Segregated funds now more flexibleBy Alain Thériault | January 28 2014 06:31PM
The year-end ushered in more flexibility and transparency for segregated funds. One example: Manulife Investments closed star product IncomePlus and replaced it with a new adaptable product.Introduced in late October, Manulife Investment’s RetirementPlus is a segregated fund that adapts to different phases of clients’ retirement planning. It is aimed at investors who plan to retire in 5 to 15 years. The launch coincides with the insurer’s closing sales of the insurer’s guaranteed withdrawal benefit product IncomePlus.
Steven Parker, assistant vice-president, Product and Marketing, Individual Insurance at Manulife Investments, underscores that RetirementPlus is an innovation, not a replacement. “It’s a new category for seg funds. It’s not a new GMWB product or a replacement product of IncomePlus. It’s a flexible accumulation product with an option for income,” he told The Insurance and Investment Journal in an interview.
The changes ring familiar. The product guide mentions that RetirementPlus comes with an optional guaranteed lifetime income.
RetirementPlus targets people who expect long-term interest rates to rise, Parker continues. “RetirementPlus is a product for those consumers who are a bit more optimistic about markets, looking for growth and that want to participate in potentially rising interest rates. They don’t want to lock-in low interest rate products.”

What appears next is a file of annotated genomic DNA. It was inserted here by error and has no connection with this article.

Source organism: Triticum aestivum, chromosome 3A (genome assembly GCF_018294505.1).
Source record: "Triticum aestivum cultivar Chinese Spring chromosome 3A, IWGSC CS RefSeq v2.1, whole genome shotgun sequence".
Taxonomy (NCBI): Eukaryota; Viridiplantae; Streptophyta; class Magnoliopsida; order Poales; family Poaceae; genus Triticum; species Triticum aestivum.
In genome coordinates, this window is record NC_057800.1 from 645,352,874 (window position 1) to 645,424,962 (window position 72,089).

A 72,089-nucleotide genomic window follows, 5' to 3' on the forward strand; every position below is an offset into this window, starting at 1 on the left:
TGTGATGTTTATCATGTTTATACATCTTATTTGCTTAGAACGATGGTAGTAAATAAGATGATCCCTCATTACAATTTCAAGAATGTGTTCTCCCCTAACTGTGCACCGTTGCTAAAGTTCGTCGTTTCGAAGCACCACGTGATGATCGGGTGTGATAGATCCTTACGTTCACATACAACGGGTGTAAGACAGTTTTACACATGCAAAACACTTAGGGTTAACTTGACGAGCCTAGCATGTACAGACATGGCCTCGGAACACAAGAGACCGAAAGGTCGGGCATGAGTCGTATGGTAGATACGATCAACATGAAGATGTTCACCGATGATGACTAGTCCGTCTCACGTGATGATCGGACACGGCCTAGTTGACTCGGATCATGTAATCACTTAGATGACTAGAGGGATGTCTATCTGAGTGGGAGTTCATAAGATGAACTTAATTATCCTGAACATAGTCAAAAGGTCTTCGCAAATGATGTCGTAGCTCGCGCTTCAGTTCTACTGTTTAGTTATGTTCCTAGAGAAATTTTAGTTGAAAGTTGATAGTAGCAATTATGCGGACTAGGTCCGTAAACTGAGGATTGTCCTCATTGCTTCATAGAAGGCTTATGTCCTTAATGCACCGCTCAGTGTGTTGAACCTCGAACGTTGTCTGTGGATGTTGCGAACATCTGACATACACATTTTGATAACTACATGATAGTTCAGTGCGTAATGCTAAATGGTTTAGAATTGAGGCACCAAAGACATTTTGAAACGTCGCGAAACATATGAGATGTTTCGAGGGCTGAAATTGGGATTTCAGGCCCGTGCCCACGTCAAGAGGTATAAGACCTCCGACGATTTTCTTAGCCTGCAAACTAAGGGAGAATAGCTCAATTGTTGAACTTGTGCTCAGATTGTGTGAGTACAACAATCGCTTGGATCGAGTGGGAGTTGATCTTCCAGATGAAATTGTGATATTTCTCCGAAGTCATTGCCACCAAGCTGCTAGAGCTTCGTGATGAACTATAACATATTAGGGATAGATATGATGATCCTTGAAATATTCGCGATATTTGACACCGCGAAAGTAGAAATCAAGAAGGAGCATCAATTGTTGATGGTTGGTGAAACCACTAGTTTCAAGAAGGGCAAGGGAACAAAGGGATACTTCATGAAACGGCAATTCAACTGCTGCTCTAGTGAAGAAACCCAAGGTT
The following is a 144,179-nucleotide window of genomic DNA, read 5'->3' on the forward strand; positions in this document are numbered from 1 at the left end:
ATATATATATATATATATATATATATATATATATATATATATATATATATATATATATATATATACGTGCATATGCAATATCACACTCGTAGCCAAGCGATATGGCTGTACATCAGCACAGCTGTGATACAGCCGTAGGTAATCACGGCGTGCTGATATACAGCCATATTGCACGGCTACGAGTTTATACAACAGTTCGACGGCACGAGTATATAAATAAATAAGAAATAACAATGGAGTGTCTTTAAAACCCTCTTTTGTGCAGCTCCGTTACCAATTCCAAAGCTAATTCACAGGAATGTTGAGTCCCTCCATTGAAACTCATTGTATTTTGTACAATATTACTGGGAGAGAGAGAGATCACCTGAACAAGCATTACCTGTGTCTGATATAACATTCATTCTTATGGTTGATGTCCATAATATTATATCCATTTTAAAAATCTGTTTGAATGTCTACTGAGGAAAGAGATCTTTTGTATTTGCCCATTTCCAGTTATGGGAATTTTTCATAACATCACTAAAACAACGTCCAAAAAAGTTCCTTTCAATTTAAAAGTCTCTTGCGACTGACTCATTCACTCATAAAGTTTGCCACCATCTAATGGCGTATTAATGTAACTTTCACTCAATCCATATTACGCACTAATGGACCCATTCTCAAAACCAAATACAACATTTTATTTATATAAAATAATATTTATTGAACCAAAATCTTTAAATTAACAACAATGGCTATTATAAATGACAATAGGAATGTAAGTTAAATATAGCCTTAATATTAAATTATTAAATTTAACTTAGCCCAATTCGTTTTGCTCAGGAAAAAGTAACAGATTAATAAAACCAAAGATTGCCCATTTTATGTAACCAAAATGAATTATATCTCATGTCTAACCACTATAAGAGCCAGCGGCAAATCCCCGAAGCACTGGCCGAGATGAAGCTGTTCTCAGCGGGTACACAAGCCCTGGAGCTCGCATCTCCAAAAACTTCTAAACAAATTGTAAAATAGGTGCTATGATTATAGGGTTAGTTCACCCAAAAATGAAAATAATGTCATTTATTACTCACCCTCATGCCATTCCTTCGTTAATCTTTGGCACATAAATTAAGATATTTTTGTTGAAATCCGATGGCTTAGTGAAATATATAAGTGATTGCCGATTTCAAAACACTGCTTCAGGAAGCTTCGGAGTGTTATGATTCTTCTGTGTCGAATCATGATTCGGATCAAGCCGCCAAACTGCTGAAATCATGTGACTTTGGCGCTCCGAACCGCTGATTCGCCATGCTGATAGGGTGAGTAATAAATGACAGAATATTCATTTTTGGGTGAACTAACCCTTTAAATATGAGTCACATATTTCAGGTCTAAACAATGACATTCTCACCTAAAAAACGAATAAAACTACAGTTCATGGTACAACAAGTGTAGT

The Manulife segregated fund is structured in three phases that, the company says, reflect clients’ evolution: savings, preservation and income.
In the accumulation phase, clients choose their degree of stock market exposure, up to 100% equity. During preservation, clients can freeze interest rates by transferring all or some of their savings to a guaranteed fixed income fund.
Clients make this transfer to prepare for the retirement income phase. They can choose when to begin receiving this income. They may opt to withdraw partial or total retirement income starting at age 50.
Equitable Life Insurance of Canada launched a new series of segregated funds in October called Pivotal Select. This launch sparked the closure of the current series Pivotal Solutions segregated funds and Pivotal Solutions DSC (deferred sales charge) to new sales on October 25.
Holders of units of the closed funds may continue to make deposits to the funds with no additional restrictions, says Scott Stobo, director, product development and marketing, savings and retirement at Equitable.
The new fund series includes products in the Estate class with 100% guarantee at death and 75% at maturity, and the Investment class, with guarantees at death and maturity of 75%. Less generous guarantees (75-75) mean that Equitable life can reduce the costs of funds in the Investment category.
The series Pivotal Select also foresees more options for older clients, Stobo says. “Investment Class is available for new contracts up to age 90 and Estate class is available for new contracts up to age 80, but additional deposits are available until age 85,” he points out.
Pivotal Select funds have a more transparent structure, the insurer says. Insurance costs are presented separately from management fees, in client statements for example. The costs are “now charged directly to the contract as a redemption of units on a monthly basis,” Stobo adds. The new series also offers options without front-end load and with deferred charges.
Fee based pay